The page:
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Emily GirschNov 13, 2017, 12:39 amNov 13, 2017, 3:09 pm

North Bergenfield protest reignites oil train debate

Activist groups are hoping that Governor-Elect Phill Murphy will do more to safeguard the area from an accident


NORTH BERGENFIELD — New Jersey residents are continuing to rally against CSX trains that carry oil through their cities and towns in the hopes that a Democratic governor-elect will put a safety bill back in play.

"Just knowing that there's oil on trains coming through this very densely populated area makes me very worried," Fort Lee resident Chris Nowell said.

Director of the New Jersey Sierra Club, Jeff Tittel, who was protesting with several others in North Bergenfield on Sunday says the oil train safety bill that Gov. Chris Christie vetoed was about safety.

“The bill, S806, was passed by the legislature. Not to ban them, but to give local governments the tools to deal with these trains that come through, that they have first responder plans in place, that they have proper training, proper inspection of the track," Tittel said.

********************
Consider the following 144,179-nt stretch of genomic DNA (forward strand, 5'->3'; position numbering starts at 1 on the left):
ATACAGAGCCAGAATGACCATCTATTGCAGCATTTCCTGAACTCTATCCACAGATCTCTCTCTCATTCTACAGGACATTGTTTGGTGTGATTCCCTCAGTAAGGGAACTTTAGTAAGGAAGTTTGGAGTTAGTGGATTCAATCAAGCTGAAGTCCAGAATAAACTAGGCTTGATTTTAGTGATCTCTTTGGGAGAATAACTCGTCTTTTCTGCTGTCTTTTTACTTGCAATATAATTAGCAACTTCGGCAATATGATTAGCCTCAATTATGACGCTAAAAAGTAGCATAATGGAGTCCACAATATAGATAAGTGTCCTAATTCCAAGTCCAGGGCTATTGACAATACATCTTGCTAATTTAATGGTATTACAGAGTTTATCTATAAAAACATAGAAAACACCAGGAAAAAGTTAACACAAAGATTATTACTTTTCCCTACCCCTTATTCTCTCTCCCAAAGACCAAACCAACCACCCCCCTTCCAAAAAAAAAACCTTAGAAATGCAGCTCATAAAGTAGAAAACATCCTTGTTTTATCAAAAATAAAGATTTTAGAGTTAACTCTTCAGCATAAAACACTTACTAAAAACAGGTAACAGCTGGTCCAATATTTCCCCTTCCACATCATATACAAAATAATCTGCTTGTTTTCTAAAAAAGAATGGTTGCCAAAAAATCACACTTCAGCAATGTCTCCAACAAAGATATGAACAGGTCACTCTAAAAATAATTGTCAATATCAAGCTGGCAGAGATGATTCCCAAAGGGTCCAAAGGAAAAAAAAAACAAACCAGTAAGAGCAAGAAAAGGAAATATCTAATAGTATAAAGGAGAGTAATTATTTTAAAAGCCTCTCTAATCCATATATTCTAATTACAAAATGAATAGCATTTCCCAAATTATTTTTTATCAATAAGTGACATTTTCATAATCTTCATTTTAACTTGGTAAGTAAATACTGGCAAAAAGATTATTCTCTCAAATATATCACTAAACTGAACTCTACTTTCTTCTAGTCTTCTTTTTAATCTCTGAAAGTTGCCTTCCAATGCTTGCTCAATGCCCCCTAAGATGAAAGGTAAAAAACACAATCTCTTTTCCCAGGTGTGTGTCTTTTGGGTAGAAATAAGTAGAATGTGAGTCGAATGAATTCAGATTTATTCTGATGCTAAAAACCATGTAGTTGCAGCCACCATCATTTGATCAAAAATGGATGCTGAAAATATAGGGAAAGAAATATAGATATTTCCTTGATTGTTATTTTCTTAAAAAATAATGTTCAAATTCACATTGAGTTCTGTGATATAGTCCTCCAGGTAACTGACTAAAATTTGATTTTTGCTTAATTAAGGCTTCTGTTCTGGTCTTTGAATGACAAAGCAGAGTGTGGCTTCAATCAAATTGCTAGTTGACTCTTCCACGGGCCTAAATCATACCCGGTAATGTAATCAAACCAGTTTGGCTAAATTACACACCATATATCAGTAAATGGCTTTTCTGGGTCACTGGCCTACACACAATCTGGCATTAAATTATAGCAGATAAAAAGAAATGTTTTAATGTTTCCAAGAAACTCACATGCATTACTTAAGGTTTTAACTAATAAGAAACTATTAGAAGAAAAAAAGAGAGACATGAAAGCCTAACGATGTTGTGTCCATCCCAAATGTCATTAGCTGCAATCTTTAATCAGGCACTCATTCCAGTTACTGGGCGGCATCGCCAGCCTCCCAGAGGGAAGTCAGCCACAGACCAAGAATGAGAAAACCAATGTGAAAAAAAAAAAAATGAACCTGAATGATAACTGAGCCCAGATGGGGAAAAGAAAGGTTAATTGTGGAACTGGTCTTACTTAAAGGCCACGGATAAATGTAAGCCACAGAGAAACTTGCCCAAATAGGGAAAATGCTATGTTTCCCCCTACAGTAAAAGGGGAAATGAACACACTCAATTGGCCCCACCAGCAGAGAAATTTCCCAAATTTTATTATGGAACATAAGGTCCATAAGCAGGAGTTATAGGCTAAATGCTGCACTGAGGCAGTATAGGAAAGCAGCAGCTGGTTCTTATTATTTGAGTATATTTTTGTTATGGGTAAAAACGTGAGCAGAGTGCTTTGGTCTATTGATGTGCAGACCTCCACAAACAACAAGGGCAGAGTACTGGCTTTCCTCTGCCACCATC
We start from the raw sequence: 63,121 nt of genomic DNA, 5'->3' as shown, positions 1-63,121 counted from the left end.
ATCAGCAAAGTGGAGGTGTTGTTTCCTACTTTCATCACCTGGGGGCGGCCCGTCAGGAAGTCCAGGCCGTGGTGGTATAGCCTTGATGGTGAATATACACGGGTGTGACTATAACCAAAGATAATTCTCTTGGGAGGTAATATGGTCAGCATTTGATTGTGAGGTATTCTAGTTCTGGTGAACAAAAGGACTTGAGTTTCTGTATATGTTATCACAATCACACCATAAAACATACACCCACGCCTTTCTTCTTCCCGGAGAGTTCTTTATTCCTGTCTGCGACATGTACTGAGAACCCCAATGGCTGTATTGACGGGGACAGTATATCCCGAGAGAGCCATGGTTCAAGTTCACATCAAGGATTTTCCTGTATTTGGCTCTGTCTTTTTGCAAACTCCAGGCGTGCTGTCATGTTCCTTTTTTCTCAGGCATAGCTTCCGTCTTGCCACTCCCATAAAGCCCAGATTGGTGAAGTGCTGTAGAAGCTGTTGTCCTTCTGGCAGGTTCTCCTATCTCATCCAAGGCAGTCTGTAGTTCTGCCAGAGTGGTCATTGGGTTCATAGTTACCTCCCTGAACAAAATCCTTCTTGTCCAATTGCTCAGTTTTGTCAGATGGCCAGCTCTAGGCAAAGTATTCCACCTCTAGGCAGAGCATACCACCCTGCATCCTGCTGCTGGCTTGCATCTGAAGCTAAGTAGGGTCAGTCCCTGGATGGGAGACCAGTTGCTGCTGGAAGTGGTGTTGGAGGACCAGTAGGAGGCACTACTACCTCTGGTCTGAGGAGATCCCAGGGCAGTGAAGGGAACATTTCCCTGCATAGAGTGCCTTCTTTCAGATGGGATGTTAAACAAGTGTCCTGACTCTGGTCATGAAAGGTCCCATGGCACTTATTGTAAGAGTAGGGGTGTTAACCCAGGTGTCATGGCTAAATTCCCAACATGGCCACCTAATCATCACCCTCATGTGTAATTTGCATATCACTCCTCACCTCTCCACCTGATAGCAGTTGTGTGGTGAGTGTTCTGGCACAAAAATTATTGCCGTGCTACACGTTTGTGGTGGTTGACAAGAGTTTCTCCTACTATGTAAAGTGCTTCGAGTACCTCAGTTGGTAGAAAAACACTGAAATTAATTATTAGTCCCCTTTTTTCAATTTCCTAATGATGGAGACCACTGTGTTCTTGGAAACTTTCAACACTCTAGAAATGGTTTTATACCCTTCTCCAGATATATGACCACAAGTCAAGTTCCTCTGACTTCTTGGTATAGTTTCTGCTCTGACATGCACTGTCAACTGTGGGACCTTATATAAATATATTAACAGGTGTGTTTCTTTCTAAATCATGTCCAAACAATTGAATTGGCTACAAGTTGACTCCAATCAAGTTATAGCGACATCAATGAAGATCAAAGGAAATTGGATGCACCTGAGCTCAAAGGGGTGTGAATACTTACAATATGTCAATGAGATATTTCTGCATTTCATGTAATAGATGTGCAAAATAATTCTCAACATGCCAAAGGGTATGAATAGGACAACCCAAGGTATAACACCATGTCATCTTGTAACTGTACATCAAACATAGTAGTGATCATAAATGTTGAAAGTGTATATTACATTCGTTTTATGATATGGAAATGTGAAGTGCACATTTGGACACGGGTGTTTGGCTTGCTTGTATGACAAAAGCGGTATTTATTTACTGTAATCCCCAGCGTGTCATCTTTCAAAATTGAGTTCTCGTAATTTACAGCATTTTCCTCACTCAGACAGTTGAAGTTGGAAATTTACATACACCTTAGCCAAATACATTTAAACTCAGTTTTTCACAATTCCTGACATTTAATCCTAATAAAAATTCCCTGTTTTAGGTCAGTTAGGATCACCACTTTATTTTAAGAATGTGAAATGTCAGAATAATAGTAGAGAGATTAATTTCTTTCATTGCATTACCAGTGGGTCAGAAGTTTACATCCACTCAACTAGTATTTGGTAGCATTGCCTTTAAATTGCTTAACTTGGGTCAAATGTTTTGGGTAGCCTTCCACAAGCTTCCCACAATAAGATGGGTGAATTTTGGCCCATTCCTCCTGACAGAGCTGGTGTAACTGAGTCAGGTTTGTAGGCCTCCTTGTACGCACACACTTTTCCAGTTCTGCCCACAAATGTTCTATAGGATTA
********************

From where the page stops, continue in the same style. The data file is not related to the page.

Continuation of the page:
Christie vetoed the bill this past spring after the state's three largest railroads urged him to reject the bill due to privacy and security concerns. One of those railroad officials was former vice president of public safety at CSX, Howard Skip Elliot, whom president Trump recently nominated to serve as administrator of the Pipeline and Hazardous Materials Safety Administration.

"The guy who got our oil train safety bill vetoed is so terrifying to us. To have this person in charge of the whole country?" Paula Rogovin said.

The state legislature has never been able to override a Christie veto throughout his eight years in office.

Residents hope Governor-Elect Phil Murphy's views on clean energy and environmental safety will bring about change in 2018.

"He is pro-renewable energy and pro-safety of the people," Rogovin said.

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Jersey City, New Jersey